Sure enough, pine needles were crusted on the lower gutters (more so than the upper gutters). Fortunately it had just rained and it wasn't necessary to wet the louvers. Just a couple swipes with the brush on the end of a telescopic pole and the gutter guards looked like new.

Nothing had gotten inside the gutters and she was amazed how nicely they cleaned up. Once she saw how easy it was to clean them she purchased a telescopic pole and brush to do it herself.

Wouldn't it be wonderful if all gutter covers, gutter guards, gutter filters, and screens were this easy to maintain.

Thursday, September 24, 2009

The Engineer says "It's the design that matters?"

There are over a hundred different type of gutter covers and gutter guards. But if you look at them closely, you'll see that they break down to six basic types of gutter guards and gutter covers. What makes them work and are they effective?

Read an indepth article that looks at each type of gutter protector and discusses the pros and cons of each type.

Ultimately when all is said and done, the one design that stands out among all the others is the Waterloov Gutter Protection System.

There are several reasons why this design stands out:
1. It has discriminating louvers in its' vertical face that limit the size of debris that can enter the gutter.

2. Because of the way rain water is admitted into the gutter, the design of the louvers create eddies that constantly sweep any small debris that enters the gutter along the gutter and down the downspout making it effectively the only real self cleaning gutter.

3. Any debris that accumulates on the outside of the louvers in heavy debris conditions can easily be cleaned away from the ground with a telescopic pole and bush. It's call "suit and tie" maintenance because it can literally be done with the homeowner dressed in a suit and tie. And, it can be done in the time it takes to walk around the home. Every other gutter cover, screen or filter requires a ladder to clean and maitain them.

Sunday, September 20, 2009

Don't Take Off My Gutter Covers

Recently a homeowner reported that she was getting water running down the inside of her double window and was wondering if there was something about the gutter covers that could be causing it.

She had an overhang of about 8" with a gutter hung with strap hangers--no fascia board. I told her that I'd be glad to look at the gutter but from past experience didn't expect to see any connection between her problem and the gutters and that the one way to tell for sure would be to remove the gutter covers and see if the problem still persists without the gutter covers.

She was quite adamant that she did not want the gutter guards taken off. She would not give up her gutter guards, period.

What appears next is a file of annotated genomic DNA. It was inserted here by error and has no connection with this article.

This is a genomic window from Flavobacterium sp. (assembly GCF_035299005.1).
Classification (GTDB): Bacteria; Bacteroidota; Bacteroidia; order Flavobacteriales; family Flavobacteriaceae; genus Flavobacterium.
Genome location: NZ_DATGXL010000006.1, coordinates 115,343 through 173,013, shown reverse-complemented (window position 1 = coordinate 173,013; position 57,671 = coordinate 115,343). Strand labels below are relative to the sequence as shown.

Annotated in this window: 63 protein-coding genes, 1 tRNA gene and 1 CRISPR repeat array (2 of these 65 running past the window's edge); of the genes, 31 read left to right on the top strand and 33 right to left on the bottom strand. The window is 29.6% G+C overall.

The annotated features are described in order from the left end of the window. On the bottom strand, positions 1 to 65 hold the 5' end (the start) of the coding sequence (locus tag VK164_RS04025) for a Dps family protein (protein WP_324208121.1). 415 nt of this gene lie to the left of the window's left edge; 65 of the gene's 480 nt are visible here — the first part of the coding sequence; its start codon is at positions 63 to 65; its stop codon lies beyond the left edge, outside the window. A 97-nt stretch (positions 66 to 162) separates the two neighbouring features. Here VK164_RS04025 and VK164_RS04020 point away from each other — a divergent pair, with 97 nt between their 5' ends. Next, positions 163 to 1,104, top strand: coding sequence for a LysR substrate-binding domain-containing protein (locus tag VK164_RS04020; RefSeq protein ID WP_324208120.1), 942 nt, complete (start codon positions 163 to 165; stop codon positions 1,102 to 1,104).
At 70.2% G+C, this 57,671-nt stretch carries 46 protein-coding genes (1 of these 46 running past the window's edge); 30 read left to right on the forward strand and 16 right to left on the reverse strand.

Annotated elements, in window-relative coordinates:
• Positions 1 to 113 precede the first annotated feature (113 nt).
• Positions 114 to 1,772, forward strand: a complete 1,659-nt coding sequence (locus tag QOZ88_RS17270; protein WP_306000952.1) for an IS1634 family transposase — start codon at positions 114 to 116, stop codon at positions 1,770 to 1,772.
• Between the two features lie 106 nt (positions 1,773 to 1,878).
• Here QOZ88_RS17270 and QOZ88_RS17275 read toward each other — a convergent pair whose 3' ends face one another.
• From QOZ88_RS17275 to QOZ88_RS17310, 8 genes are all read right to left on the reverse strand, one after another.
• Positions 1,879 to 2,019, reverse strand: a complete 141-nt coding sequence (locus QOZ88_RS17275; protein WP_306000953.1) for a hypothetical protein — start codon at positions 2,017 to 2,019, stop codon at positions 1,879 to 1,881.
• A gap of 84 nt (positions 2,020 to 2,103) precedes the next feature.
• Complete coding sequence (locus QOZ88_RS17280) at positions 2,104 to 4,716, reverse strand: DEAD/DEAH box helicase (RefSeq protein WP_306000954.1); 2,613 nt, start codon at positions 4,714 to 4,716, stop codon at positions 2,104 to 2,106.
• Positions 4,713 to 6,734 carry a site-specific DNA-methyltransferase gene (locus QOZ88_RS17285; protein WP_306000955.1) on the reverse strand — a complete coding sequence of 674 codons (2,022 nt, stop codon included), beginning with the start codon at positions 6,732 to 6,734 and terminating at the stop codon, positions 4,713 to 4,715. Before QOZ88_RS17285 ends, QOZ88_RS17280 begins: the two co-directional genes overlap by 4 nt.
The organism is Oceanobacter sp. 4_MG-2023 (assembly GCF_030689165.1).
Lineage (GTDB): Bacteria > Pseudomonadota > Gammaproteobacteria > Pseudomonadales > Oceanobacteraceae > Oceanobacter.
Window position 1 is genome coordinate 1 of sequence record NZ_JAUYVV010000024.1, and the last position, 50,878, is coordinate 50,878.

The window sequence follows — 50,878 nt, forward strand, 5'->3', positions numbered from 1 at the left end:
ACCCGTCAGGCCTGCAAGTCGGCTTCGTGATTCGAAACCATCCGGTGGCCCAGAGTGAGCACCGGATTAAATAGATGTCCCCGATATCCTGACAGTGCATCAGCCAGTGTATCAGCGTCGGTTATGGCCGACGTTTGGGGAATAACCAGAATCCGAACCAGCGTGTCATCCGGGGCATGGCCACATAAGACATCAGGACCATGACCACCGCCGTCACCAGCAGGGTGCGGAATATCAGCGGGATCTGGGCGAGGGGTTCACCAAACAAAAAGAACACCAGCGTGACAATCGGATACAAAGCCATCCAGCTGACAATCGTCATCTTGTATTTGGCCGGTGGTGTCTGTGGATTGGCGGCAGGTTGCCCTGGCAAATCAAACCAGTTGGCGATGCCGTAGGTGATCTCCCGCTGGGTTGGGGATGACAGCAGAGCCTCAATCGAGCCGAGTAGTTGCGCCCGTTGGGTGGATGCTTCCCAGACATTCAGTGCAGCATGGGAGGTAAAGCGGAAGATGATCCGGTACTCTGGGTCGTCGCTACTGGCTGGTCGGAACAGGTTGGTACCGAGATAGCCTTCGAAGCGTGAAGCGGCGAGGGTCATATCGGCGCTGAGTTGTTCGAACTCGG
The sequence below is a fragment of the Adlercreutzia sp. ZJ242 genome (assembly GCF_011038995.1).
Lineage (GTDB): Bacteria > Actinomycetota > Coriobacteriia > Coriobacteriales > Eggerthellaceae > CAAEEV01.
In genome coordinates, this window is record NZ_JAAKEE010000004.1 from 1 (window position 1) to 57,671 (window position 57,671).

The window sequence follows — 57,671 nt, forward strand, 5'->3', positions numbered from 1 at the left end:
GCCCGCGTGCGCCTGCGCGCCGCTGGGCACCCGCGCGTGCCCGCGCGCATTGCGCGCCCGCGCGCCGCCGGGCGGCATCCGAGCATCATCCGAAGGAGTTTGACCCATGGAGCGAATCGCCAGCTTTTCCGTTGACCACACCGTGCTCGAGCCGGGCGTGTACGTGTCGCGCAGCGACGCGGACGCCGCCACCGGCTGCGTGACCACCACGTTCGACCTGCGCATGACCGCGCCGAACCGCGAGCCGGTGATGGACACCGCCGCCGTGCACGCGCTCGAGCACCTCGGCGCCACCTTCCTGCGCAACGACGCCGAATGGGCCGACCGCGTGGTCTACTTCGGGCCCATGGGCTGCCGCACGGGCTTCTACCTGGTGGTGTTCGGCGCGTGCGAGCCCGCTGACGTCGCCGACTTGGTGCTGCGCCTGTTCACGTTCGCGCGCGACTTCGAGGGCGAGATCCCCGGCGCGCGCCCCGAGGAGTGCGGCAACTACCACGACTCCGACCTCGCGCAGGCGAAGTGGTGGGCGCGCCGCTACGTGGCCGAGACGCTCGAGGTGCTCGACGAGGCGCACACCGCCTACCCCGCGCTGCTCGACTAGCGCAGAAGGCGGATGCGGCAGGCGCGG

I removed one gutter cover at the point of the leak--it was a brand new roof with brand new gutters and the gutter covers were installed under the second course of roofing. There was no way that water was finding it's way into her home from the gutters. There was not even evidence of streaking on the gutters that would indicate that water was bypassing the gutters and being blown into the windows.

I gave her roof and windows a careful look and unfortunately could not locate the source of the leak, but one thing for sure, the Waterloov Gutter Cover System was not at fault.

Friday, September 18, 2009

Which Invention Will Make It?

I was watching a commercial for one of the invention service companies. The commercial showed a fellow with a successful invention and went on to say that prospective inventors should not expect the same successful results.

I realized that what they said about new inventions not necessarily being successful was true and then I thought about the field of gutter covers.

Its amazing how many patents are issued for different devices to keep gutters clean. It seems that no matter how stupid or ridiculous they are, someone will believe that some of them will work and will actually manufacture and market them. And homeowners are so desperate for a solution that they will often buy them without doing much research.

A new invention needs more than a different idea to be successful, it needs an idea that will actually do in real life what the inventor envisioned and do it economically.

An example of a patented invention that improved upon existing gutter protection technology and has proven inself for twenty years is Waterloov.

Friday, September 11, 2009

Ask the Engineer "What Happens with Storm Damage?

I received a call today from a contractor who is in charge of an insurance claim to repair storm damage to one of our homeowner's home. Approximately twenty feet of Waterloov gutter protectors needed to be replaced and he wanted to place an order for the material.

I decided to ask him if he might be interested in representing a superior performing gutter protection product.

He told me that he had never seen a gutter guard that didn't either let the gutter clog or clog itself and that he is associated with a gutter installer who uses a name-brand screen product. Even the one his associate uses clogs inside the gutter and it also accumulates debris on top of it that has to be cleaned off.